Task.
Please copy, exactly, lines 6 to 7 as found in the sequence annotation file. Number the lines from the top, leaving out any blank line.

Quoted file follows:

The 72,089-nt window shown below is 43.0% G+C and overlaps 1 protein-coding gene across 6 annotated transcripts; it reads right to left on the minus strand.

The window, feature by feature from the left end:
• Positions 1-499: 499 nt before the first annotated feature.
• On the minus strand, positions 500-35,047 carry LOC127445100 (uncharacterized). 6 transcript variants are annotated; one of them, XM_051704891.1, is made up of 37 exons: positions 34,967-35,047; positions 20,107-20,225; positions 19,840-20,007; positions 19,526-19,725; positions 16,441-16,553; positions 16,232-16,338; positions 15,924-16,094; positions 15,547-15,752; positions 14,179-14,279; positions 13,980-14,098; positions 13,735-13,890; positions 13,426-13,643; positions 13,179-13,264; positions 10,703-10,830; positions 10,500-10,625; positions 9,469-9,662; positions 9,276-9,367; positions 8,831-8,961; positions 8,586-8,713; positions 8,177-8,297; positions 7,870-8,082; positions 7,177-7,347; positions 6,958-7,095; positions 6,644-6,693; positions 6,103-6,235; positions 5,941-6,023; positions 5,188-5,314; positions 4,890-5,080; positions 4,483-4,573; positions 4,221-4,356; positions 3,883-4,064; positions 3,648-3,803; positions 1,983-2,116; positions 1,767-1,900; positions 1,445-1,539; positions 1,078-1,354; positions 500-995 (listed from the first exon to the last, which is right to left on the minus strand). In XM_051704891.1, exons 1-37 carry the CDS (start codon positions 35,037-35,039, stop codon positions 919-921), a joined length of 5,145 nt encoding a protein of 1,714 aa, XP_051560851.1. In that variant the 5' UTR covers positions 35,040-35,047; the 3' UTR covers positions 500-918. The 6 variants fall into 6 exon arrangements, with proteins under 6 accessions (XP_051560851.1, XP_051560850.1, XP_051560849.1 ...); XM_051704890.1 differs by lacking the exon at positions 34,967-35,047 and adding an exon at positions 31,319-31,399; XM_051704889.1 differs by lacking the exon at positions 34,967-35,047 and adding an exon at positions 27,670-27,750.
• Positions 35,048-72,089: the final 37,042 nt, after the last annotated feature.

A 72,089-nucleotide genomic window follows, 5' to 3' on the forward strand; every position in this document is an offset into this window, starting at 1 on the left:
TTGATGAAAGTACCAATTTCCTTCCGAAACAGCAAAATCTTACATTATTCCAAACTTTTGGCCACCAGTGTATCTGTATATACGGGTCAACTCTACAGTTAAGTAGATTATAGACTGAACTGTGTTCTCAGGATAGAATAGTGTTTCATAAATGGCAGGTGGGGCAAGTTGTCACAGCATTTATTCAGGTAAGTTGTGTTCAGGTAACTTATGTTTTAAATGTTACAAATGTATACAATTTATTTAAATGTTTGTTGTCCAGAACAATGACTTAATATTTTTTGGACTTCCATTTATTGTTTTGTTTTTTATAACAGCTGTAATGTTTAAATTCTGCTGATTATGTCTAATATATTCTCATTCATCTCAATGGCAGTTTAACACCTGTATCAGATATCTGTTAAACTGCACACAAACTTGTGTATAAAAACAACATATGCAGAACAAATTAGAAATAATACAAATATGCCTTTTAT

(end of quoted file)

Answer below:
A 72,089-nucleotide genomic window follows, 5' to 3' on the forward strand; every position in this document is an offset into this window, starting at 1 on the left:
TTGATGAAAGTACCAATTTCCTTCCGAAACAGCAAAATCTTACATTATTCCAAACTTTTGGCCACCAGTGTATCTGTATATACGGGTCAACTCTACAGTTAAGTAGATTATAGACTGAACTGTGTTCTCAGGATAGAATAGTGTTTCATAAATGGCAGGTGGGGCAAGTTGTCACAGCATTTATTCAGGTAAGTTGTGTTCAGGTAACTTATGTTTTAAATGTTACAAATGTATACAATTTATTTAAATGTTTGTTGTCCAGAACAATGACTTAATATTTTTTGGACTTCCATTTATTGTTTTGTTTTTTATAACAGCTGTAATGTTTAAATTCTGCTGATTATGTCTAATATATTCTCATTCATCTCAATGGCAGTTTAACACCTGTATCAGATATCTGTTAAACTGCACACAAACTTGTGTATAAAAACAACATATGCAGAACAAATTAGAAATAATACAAATATGCCTTTTAT